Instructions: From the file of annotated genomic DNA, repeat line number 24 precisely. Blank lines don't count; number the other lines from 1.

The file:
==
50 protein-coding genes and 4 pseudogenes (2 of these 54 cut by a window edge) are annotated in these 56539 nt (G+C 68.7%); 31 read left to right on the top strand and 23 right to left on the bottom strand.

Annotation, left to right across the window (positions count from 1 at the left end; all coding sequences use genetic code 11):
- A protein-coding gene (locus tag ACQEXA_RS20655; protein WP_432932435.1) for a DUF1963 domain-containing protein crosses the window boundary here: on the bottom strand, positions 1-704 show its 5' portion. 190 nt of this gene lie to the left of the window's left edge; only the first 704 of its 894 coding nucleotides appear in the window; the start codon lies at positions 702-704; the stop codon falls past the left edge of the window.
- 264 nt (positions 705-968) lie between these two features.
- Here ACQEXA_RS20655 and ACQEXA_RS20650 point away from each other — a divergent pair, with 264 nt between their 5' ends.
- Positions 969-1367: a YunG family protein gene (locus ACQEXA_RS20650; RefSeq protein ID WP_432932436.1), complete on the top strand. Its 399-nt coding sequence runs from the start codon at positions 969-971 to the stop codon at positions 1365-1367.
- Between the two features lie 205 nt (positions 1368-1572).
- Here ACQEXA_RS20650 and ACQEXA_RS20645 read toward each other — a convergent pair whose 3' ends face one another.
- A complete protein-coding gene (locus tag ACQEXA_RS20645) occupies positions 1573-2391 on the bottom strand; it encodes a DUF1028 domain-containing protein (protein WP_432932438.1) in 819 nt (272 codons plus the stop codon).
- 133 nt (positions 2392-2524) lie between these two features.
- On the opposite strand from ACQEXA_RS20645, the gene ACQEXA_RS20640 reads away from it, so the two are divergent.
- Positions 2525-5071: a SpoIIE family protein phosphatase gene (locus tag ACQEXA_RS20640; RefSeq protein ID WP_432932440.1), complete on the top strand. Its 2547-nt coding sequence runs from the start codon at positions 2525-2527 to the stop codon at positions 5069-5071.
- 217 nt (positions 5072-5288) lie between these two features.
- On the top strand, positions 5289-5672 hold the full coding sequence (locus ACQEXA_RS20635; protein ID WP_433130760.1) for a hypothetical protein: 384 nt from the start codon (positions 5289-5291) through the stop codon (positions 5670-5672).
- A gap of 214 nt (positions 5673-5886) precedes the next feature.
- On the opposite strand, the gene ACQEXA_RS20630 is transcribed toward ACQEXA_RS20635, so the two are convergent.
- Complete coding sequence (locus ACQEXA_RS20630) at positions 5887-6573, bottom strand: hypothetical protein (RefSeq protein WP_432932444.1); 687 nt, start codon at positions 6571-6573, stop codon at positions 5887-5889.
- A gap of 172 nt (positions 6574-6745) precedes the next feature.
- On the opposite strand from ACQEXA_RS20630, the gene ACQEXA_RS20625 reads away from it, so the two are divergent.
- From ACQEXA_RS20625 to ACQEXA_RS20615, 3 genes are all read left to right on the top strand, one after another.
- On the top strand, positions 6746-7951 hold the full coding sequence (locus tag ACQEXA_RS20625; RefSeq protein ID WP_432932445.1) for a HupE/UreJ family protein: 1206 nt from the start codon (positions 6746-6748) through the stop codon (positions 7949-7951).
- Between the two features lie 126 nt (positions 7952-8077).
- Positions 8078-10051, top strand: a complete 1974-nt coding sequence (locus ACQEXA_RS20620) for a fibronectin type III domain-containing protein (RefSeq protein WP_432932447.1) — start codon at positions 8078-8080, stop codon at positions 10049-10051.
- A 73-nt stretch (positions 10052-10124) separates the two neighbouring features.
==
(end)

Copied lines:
- A 73-nt stretch (positions 10052-10124) separates the two neighbouring features.